I DIDN’T think I’d be writing again this week about Glasgow City Council’s administration of Coronavirus Business Support Grant funding but the poor progress made over the past seven days has compelled me to continue to shine a spotlight on this issue.

Figures released last week showing that Glasgow is the worst council in Scotland for processing grant applications sadly confirm what I’ve been hearing on the ground from the city’s businesses – many of whom are close to failure for want of the funds that they are entitled to.

As of April 29, there have been 3500 grants sent to Glasgow businesses out of more than 17,000 applications.

Less than 27% of applicants have received the funds that they are entitled to – compared to a figure of more than 70% for North Lanarkshire Council and more than 80% in Aberdeenshire.

When you compare the size and scale of Glasgow’s economy to these authority areas, those numbers are quite simply shocking.

During this crisis I have been reluctant to make political arguments over this scheme because I believe it’s in the best interest of the whole city for all parties to work together.

But the truth is that, as with all policy areas, this issue is a matter of political will and I refuse to stay silent when the SNP administration has so egregiously taken their eye off the ball.

On Friday, council leader Susan Aitken (pictured) shamefully tried to pass the buck on to council staff and avoid scrutiny by claiming that attempts to hold her accountable amounted to a “nasty attack” on frontline workers.

This is after another SNP councillor invited businesses whose applications had been ignored to read Glasgow City Council’s Twitter account. How out of touch can these politicians be?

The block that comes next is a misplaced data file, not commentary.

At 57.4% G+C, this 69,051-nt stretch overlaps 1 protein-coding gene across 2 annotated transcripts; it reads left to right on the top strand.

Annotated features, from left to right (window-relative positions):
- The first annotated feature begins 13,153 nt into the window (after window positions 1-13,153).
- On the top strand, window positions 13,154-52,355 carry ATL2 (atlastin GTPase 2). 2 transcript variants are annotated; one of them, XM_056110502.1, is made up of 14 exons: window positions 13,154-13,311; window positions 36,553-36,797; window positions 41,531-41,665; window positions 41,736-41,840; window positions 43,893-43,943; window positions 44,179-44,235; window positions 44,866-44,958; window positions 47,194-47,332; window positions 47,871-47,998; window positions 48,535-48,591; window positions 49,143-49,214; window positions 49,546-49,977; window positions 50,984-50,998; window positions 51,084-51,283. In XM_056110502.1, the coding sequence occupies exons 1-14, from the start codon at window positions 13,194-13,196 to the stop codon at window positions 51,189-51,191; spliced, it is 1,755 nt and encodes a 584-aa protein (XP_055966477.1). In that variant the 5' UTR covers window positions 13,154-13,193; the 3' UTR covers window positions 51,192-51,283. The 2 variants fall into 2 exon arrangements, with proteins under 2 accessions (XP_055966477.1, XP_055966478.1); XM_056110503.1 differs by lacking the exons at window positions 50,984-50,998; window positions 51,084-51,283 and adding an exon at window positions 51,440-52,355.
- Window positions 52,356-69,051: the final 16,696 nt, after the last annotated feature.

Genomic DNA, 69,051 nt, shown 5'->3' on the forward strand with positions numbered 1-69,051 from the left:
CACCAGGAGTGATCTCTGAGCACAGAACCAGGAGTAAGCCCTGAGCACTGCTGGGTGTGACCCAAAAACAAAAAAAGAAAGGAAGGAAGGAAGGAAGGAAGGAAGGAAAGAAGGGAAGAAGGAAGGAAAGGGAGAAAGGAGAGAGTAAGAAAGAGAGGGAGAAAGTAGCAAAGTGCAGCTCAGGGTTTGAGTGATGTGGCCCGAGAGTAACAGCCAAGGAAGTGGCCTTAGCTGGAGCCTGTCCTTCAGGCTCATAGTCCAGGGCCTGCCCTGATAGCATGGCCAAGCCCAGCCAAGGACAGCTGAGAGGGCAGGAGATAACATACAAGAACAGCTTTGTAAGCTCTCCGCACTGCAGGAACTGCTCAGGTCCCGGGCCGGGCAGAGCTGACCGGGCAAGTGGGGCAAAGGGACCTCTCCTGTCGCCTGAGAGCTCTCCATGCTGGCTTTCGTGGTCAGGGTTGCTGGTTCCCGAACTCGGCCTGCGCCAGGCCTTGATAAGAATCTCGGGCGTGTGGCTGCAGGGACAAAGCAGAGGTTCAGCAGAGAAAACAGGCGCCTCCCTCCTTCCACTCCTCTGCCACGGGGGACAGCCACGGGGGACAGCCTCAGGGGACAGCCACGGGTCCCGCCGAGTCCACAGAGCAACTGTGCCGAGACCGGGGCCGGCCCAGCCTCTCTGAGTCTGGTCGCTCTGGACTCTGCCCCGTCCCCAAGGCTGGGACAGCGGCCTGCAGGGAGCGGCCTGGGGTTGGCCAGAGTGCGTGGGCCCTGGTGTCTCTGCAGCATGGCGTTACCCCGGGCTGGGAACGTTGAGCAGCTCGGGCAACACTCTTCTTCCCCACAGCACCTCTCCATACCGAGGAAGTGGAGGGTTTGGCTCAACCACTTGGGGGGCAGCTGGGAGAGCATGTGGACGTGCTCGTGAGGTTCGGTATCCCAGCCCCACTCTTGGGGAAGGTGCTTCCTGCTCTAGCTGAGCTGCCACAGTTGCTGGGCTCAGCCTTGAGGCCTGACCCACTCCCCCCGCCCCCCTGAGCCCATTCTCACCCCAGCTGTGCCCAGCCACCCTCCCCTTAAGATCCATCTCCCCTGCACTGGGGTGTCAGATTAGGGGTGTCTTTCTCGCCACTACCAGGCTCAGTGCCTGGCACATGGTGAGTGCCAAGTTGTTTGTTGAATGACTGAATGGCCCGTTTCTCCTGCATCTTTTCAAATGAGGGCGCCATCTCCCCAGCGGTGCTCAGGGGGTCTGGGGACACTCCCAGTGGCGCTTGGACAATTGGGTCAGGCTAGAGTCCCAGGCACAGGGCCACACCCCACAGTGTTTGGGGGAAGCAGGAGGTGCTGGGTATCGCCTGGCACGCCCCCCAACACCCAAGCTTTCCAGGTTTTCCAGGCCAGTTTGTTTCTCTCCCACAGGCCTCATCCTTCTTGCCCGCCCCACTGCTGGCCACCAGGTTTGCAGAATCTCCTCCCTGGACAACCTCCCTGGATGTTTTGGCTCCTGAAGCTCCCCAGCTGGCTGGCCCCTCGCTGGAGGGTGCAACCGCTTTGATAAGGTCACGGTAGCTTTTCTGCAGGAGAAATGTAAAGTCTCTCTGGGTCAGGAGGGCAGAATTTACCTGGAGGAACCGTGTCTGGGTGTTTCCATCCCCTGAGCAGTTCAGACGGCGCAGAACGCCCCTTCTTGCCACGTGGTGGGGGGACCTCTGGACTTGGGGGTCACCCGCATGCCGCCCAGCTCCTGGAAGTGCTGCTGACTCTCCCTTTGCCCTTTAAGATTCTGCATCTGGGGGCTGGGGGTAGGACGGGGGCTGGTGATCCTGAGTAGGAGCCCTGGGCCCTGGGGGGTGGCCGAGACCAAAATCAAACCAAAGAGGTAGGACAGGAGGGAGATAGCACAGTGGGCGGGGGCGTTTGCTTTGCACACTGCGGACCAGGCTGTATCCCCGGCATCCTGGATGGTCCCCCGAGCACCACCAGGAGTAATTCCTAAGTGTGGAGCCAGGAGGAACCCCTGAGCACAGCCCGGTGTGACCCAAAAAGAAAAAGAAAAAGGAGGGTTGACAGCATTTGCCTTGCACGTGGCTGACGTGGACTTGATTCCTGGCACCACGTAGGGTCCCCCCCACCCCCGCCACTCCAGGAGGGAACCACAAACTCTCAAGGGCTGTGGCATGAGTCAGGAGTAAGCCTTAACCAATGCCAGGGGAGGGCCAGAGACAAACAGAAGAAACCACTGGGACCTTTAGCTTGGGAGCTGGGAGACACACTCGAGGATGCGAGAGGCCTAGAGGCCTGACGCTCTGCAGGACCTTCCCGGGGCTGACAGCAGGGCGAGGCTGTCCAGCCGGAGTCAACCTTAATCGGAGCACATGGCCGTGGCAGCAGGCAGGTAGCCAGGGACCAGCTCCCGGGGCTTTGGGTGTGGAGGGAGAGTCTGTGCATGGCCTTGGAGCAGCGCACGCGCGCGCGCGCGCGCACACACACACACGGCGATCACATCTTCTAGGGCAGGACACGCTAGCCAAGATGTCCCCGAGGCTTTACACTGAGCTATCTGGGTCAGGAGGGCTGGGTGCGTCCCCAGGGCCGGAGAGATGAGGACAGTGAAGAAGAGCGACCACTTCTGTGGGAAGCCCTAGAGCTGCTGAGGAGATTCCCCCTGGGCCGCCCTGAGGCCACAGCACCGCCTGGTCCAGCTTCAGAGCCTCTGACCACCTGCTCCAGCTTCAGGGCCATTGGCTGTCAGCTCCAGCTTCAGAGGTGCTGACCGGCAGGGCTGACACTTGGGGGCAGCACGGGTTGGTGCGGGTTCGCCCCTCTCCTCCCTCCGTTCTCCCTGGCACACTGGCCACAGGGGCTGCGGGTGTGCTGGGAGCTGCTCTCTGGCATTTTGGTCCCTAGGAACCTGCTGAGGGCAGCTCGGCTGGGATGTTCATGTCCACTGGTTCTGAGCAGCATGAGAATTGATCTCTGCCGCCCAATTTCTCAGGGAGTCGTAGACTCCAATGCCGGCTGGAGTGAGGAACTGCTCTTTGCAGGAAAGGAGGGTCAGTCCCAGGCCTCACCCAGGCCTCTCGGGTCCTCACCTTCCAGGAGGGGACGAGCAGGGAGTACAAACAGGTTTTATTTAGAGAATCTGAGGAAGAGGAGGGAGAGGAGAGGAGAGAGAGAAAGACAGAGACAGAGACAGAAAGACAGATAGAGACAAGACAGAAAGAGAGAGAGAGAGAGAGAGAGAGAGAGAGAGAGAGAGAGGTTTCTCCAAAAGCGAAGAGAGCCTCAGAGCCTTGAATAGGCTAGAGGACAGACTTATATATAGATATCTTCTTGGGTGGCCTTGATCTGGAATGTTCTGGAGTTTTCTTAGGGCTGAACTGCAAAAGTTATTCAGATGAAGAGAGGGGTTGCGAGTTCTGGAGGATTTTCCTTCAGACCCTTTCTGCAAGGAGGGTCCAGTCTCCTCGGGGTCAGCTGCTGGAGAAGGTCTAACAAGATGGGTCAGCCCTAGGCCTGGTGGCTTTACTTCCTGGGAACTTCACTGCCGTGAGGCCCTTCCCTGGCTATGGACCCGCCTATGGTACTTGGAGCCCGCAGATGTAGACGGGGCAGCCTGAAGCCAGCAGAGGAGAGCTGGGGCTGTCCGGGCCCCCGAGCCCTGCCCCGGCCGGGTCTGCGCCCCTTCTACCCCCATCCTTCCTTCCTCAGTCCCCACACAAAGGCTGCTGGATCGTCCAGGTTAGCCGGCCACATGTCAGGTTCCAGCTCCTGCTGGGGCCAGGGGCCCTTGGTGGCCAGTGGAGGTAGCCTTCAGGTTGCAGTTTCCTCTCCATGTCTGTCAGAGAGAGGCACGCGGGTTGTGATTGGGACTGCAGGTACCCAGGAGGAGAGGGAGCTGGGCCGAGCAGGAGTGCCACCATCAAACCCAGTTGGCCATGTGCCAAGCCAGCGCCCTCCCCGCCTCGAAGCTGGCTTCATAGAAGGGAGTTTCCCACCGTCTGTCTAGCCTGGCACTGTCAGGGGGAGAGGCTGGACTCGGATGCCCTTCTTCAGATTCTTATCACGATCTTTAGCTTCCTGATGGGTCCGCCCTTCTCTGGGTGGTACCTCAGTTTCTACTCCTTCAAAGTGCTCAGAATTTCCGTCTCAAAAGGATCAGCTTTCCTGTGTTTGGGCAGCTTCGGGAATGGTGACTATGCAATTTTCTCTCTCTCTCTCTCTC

It’s now been more than five weeks since the Scottish Government launched this scheme on the back of UK Government commitments and businesses who are relying on these funds to be able to pay their staff or rent cannot afford to wait any longer.

It’s a matter of priorities and the truth is that the business community in Glasgow has been consistently let down and ignored by this SNP administration.

Whether it’s their emphatic support for the introduction of a tourist tax and workplace parking levy, policies that are overwhelmingly opposed by small businesses, their shambolic handling of the aftermath of the Sauchiehall Street fires, or indeed the council leader herself who boasts that “we don’t have yet in the Glasgow region a clear interaction with the business community”.

The city’s recovery depends on our local businesses bouncing back after this crisis has abated and they cannot be allowed to fail because of this administration’s negligence.

These businesses simply need the funds that they are entitled to – and were promised by the Scottish Government would be delivered within 10 days – more than five weeks ago.

If the administration cannot or will not do so, they should hand over control to someone who can.